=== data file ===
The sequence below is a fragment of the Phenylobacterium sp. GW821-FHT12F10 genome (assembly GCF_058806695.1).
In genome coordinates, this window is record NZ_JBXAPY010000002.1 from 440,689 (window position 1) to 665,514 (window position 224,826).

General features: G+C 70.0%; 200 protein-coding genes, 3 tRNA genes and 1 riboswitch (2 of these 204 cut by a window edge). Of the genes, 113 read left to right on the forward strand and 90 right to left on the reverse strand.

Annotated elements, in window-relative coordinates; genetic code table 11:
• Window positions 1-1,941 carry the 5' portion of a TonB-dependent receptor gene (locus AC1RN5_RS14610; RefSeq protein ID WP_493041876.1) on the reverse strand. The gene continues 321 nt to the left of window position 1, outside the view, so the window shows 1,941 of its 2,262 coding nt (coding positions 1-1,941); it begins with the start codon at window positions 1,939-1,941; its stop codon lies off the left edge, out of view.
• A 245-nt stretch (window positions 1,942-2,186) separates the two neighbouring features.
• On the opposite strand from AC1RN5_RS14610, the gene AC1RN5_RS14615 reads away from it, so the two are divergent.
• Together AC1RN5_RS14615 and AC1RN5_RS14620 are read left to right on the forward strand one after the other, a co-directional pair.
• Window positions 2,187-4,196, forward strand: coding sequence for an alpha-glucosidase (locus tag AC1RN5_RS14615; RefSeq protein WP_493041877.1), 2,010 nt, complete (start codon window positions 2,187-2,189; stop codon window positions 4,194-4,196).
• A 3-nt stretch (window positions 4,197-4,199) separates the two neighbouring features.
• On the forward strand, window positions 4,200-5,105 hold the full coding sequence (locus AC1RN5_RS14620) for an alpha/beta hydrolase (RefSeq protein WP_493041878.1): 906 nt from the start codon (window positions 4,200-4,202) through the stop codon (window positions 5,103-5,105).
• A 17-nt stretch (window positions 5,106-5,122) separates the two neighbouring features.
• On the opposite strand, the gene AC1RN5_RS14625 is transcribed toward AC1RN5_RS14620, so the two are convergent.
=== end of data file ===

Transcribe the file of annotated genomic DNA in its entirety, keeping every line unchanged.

The sequence below is a fragment of the Phenylobacterium sp. GW821-FHT12F10 genome (assembly GCF_058806695.1).
In genome coordinates, this window is record NZ_JBXAPY010000002.1 from 440,689 (window position 1) to 665,514 (window position 224,826).

General features: G+C 70.0%; 200 protein-coding genes, 3 tRNA genes and 1 riboswitch (2 of these 204 cut by a window edge). Of the genes, 113 read left to right on the forward strand and 90 right to left on the reverse strand.

Annotated elements, in window-relative coordinates; genetic code table 11:
• Window positions 1-1,941 carry the 5' portion of a TonB-dependent receptor gene (locus AC1RN5_RS14610; RefSeq protein ID WP_493041876.1) on the reverse strand. The gene continues 321 nt to the left of window position 1, outside the view, so the window shows 1,941 of its 2,262 coding nt (coding positions 1-1,941); it begins with the start codon at window positions 1,939-1,941; its stop codon lies off the left edge, out of view.
• A 245-nt stretch (window positions 1,942-2,186) separates the two neighbouring features.
• On the opposite strand from AC1RN5_RS14610, the gene AC1RN5_RS14615 reads away from it, so the two are divergent.
• Together AC1RN5_RS14615 and AC1RN5_RS14620 are read left to right on the forward strand one after the other, a co-directional pair.
• Window positions 2,187-4,196, forward strand: coding sequence for an alpha-glucosidase (locus tag AC1RN5_RS14615; RefSeq protein WP_493041877.1), 2,010 nt, complete (start codon window positions 2,187-2,189; stop codon window positions 4,194-4,196).
• A 3-nt stretch (window positions 4,197-4,199) separates the two neighbouring features.
• On the forward strand, window positions 4,200-5,105 hold the full coding sequence (locus AC1RN5_RS14620) for an alpha/beta hydrolase (RefSeq protein WP_493041878.1): 906 nt from the start codon (window positions 4,200-4,202) through the stop codon (window positions 5,103-5,105).
• A 17-nt stretch (window positions 5,106-5,122) separates the two neighbouring features.
• On the opposite strand, the gene AC1RN5_RS14625 is transcribed toward AC1RN5_RS14620, so the two are convergent.